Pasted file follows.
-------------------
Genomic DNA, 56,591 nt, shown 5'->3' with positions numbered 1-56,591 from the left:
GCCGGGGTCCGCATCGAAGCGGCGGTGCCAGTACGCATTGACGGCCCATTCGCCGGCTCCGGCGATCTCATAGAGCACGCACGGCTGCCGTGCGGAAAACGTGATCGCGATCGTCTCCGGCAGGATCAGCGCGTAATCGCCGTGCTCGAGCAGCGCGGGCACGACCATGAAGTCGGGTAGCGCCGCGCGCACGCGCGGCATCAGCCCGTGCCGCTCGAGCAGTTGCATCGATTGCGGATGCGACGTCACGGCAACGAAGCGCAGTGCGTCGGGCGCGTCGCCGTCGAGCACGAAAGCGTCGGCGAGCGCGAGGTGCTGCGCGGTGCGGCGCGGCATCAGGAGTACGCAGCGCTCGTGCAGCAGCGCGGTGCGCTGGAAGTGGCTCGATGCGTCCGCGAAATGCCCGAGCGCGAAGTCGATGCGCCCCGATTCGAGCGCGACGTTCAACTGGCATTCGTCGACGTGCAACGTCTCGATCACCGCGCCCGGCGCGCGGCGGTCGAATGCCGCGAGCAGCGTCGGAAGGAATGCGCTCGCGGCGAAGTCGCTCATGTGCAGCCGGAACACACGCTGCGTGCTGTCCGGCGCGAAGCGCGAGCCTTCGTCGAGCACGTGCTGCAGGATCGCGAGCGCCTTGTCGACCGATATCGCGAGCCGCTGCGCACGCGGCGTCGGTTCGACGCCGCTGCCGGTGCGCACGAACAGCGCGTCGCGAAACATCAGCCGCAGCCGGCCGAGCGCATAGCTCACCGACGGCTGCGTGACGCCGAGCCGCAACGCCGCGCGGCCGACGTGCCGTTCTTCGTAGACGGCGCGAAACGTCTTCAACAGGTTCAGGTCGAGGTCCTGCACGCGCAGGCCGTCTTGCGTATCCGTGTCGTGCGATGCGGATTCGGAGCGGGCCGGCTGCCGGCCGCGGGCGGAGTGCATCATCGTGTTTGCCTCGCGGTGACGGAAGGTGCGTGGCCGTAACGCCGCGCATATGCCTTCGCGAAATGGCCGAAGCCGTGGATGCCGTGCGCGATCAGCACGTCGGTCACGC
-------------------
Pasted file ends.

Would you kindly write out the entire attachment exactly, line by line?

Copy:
Genomic DNA, 56,591 nt, shown 5'->3' with positions numbered 1-56,591 from the left:
GCCGGGGTCCGCATCGAAGCGGCGGTGCCAGTACGCATTGACGGCCCATTCGCCGGCTCCGGCGATCTCATAGAGCACGCACGGCTGCCGTGCGGAAAACGTGATCGCGATCGTCTCCGGCAGGATCAGCGCGTAATCGCCGTGCTCGAGCAGCGCGGGCACGACCATGAAGTCGGGTAGCGCCGCGCGCACGCGCGGCATCAGCCCGTGCCGCTCGAGCAGTTGCATCGATTGCGGATGCGACGTCACGGCAACGAAGCGCAGTGCGTCGGGCGCGTCGCCGTCGAGCACGAAAGCGTCGGCGAGCGCGAGGTGCTGCGCGGTGCGGCGCGGCATCAGGAGTACGCAGCGCTCGTGCAGCAGCGCGGTGCGCTGGAAGTGGCTCGATGCGTCCGCGAAATGCCCGAGCGCGAAGTCGATGCGCCCCGATTCGAGCGCGACGTTCAACTGGCATTCGTCGACGTGCAACGTCTCGATCACCGCGCCCGGCGCGCGGCGGTCGAATGCCGCGAGCAGCGTCGGAAGGAATGCGCTCGCGGCGAAGTCGCTCATGTGCAGCCGGAACACACGCTGCGTGCTGTCCGGCGCGAAGCGCGAGCCTTCGTCGAGCACGTGCTGCAGGATCGCGAGCGCCTTGTCGACCGATATCGCGAGCCGCTGCGCACGCGGCGTCGGTTCGACGCCGCTGCCGGTGCGCACGAACAGCGCGTCGCGAAACATCAGCCGCAGCCGGCCGAGCGCATAGCTCACCGACGGCTGCGTGACGCCGAGCCGCAACGCCGCGCGGCCGACGTGCCGTTCTTCGTAGACGGCGCGAAACGTCTTCAACAGGTTCAGGTCGAGGTCCTGCACGCGCAGGCCGTCTTGCGTATCCGTGTCGTGCGATGCGGATTCGGAGCGGGCCGGCTGCCGGCCGCGGGCGGAGTGCATCATCGTGTTTGCCTCGCGGTGACGGAAGGTGCGTGGCCGTAACGCCGCGCATATGCCTTCGCGAAATGGCCGAAGCCGTGGATGCCGTGCGCGATCAGCACGTCGGTCACGC